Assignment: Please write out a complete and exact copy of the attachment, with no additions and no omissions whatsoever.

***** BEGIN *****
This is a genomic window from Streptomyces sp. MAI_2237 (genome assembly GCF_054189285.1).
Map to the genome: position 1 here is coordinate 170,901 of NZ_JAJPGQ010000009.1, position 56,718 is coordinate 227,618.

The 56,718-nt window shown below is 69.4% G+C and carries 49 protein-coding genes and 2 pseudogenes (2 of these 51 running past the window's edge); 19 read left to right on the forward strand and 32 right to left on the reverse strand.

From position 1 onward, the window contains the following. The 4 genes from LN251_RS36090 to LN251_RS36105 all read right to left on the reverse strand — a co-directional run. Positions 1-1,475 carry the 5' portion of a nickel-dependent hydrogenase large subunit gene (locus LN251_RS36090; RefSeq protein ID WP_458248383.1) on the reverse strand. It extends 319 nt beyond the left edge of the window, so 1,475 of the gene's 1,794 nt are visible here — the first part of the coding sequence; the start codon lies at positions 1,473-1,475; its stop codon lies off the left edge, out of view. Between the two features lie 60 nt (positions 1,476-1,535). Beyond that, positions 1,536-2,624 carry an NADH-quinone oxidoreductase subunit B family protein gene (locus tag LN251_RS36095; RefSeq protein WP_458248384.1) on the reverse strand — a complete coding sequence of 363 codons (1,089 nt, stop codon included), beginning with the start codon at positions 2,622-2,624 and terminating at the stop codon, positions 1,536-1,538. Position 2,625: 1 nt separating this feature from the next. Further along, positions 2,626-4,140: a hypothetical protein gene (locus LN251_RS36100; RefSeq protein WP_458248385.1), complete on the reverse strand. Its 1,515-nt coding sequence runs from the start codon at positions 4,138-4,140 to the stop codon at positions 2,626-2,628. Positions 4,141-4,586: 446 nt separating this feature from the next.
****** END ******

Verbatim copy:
This is a genomic window from Streptomyces sp. MAI_2237 (genome assembly GCF_054189285.1).
Map to the genome: position 1 here is coordinate 170,901 of NZ_JAJPGQ010000009.1, position 56,718 is coordinate 227,618.

The 56,718-nt window shown below is 69.4% G+C and carries 49 protein-coding genes and 2 pseudogenes (2 of these 51 running past the window's edge); 19 read left to right on the forward strand and 32 right to left on the reverse strand.

From position 1 onward, the window contains the following. The 4 genes from LN251_RS36090 to LN251_RS36105 all read right to left on the reverse strand — a co-directional run. Positions 1-1,475 carry the 5' portion of a nickel-dependent hydrogenase large subunit gene (locus LN251_RS36090; RefSeq protein ID WP_458248383.1) on the reverse strand. It extends 319 nt beyond the left edge of the window, so 1,475 of the gene's 1,794 nt are visible here — the first part of the coding sequence; the start codon lies at positions 1,473-1,475; its stop codon lies off the left edge, out of view. Between the two features lie 60 nt (positions 1,476-1,535). Beyond that, positions 1,536-2,624 carry an NADH-quinone oxidoreductase subunit B family protein gene (locus tag LN251_RS36095; RefSeq protein WP_458248384.1) on the reverse strand — a complete coding sequence of 363 codons (1,089 nt, stop codon included), beginning with the start codon at positions 2,622-2,624 and terminating at the stop codon, positions 1,536-1,538. Position 2,625: 1 nt separating this feature from the next. Further along, positions 2,626-4,140: a hypothetical protein gene (locus LN251_RS36100; RefSeq protein WP_458248385.1), complete on the reverse strand. Its 1,515-nt coding sequence runs from the start codon at positions 4,138-4,140 to the stop codon at positions 2,626-2,628. Positions 4,141-4,586: 446 nt separating this feature from the next.